Reynolds Weekly: Friday, January 25, 2019

by January 25, 2019

The housing crisis, a new delivery system, and at-home produce-growing technology. Here’s how to localize these stories on a business beat. (Photo credit to Pixabay)

Microsoft versus the housing crisis

Microsoft announced that it would join forces with nonprofit groups to “address the ‘affordable housing crisis.’” To do this, the company is investing $500 million to make Seattle homes cheaper. $25 million of that will go to nonprofits or other services to help the homeless population, also in Seattle, according to CNN Business. 

How to localize:

How is the housing crisis in your area? Is there rent control? If so, what’s the general reception, and is it working? If not, will it improve it? What are the current real estate/renting prices? Have your local cities tried raising taxes, as with San Francisco and Seattle? How has that worked out, if they did?

Microsoft is donating $25 million in order to help reduce the homeless population. How are local businesses (if they are) helping the homeless in your area? Any charities or businesses that are doing their job well or are more corrupt? How’s that affecting businesses?  

Are other companies or nonprofits addressing or attempting to solve the housing crisis, like Microsoft?

Starbucks’ new delivery program

Starbucks will expand its drink-delivering service (via app) to San Francisco. It has been previously tested in Miami. This is a collaboration between Starbucks and Uber Eats.

How to localize:

Do you have food delivery service apps in your area, such as Uber Eats, Grub Hub, etc.? How are they working with local restaurants? (How much of the profit and delivery fee go to the restaurant itself?)

Do many people use them? Is it affecting the traditional take-out delivery system? (i.e. picking it up at the spot) Is this a trend in your area?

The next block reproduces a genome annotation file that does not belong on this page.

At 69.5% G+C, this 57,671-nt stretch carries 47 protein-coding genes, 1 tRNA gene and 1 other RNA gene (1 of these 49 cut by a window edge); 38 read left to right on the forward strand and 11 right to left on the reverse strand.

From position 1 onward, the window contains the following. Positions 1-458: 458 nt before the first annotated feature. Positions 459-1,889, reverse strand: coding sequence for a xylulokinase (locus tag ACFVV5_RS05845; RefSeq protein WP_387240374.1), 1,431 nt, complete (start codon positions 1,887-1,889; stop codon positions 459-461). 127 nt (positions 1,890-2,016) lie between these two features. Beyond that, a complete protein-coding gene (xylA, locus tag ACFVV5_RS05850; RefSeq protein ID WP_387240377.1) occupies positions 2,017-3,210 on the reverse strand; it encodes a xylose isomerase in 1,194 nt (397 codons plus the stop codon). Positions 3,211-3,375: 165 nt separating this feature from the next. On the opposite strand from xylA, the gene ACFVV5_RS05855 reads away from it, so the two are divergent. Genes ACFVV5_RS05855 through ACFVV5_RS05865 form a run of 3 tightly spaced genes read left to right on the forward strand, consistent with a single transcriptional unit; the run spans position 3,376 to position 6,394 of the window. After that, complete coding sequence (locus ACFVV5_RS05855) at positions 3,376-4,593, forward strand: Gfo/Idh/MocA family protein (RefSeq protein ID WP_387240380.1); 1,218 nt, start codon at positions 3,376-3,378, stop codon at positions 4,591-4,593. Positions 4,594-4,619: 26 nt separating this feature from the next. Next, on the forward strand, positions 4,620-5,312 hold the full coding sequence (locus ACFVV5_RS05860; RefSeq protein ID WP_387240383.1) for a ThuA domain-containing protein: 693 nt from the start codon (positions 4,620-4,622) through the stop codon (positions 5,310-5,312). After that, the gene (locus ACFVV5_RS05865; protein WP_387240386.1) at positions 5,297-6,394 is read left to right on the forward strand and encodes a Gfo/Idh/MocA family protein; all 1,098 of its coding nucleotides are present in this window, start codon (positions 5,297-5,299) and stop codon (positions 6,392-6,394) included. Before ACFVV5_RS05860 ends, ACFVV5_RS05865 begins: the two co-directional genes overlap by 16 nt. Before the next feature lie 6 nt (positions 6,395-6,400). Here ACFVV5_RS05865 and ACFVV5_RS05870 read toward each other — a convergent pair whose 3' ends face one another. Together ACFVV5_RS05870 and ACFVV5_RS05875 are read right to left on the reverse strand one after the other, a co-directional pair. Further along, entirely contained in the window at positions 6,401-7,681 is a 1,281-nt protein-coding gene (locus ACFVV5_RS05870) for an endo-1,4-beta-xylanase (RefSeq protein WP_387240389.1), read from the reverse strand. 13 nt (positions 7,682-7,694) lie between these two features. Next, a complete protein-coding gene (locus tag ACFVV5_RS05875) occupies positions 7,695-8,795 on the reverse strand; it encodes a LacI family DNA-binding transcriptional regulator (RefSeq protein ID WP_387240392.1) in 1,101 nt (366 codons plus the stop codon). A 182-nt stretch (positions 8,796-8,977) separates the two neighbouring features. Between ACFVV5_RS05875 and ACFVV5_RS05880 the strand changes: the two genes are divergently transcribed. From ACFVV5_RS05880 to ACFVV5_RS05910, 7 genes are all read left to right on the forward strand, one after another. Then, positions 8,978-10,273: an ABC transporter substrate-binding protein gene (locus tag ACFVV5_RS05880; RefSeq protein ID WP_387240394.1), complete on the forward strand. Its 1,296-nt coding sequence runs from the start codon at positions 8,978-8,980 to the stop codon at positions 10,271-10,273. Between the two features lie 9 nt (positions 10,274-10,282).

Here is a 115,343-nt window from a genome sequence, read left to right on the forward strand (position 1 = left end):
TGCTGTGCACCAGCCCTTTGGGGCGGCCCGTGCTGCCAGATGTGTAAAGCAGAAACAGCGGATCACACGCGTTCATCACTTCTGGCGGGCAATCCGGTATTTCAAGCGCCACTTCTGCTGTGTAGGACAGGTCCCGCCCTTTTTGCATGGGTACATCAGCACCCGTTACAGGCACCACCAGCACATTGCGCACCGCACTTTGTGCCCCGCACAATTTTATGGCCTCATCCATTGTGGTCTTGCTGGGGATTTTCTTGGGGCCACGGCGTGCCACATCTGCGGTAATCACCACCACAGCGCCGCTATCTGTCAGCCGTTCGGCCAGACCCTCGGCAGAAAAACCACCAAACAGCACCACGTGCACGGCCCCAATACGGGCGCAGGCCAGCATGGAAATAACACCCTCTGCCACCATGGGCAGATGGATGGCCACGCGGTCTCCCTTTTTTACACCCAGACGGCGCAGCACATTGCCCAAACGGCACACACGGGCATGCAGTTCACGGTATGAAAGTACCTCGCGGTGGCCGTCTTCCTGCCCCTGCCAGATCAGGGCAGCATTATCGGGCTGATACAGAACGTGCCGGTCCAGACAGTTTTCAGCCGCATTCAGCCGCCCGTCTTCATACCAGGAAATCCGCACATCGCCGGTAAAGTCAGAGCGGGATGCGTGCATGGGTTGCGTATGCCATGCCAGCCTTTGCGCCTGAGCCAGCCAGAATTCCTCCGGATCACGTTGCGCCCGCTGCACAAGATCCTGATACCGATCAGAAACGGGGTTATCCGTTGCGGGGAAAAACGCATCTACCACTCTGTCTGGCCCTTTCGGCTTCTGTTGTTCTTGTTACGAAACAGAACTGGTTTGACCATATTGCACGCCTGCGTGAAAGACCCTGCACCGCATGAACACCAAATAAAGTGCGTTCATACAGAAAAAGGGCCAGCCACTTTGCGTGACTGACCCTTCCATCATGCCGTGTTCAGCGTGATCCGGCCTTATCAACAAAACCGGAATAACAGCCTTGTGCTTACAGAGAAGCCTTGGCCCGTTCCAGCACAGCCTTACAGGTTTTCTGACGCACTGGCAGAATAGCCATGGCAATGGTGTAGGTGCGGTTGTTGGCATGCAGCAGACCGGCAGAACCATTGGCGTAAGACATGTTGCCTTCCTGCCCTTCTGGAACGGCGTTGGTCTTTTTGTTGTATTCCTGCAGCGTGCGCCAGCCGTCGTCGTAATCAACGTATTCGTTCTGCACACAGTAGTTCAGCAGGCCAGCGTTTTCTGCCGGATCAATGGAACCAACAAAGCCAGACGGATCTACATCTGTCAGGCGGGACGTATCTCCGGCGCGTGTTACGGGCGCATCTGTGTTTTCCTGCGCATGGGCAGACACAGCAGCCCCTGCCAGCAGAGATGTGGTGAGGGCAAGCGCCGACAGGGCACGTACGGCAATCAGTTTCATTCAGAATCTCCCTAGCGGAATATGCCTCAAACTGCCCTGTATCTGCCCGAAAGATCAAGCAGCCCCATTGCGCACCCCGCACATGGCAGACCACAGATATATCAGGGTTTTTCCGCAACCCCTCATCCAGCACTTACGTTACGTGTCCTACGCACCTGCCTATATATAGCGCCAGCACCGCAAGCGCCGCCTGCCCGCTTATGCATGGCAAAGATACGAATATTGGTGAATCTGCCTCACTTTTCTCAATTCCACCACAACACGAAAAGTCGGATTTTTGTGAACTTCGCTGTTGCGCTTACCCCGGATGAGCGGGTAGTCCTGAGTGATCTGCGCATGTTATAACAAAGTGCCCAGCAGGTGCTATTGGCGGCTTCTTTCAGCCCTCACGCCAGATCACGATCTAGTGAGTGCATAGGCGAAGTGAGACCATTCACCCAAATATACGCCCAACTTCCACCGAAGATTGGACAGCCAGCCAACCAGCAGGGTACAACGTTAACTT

On data: how do these apps collect user data? How do local people feel about it? Do they care, or as long as it’s convenient, it works for them?

Growing your own produce at home 

Created by a New Yorker who had no space for a garden, this device allows anyone to grow their own vegetables and fruits at home. In terms of the tongue’s palate pickiness (or choice) between bitter and sweet, Sprouts IO offers customization options to “program” the exact taste of tomatoes, according to Bloomberg. It also includes an app, which allows users to control the growing elements, such as light, away from home.

Sprouts IO includes a subscription option. Once the previous batch of seeds grow, the company sends the customer another set.

As of now, Sprouts IO only available to restaurants and chefs. However, it will roll out to the public for $800 early this year.

How to localize:

How might this affect the restaurant industry? Do your local restaurants or home cooks use this product? Will these flourish in urban areas? Will this inspire more home-cooking?

Where will these seeds and LED lights come from? (local farmers/manufacturers, corporations, etc.)? Is this an example of green technology, and can help cut down on the usage of water?

Lastly, how does this factor into the ever-increasing trend of subscription boxes?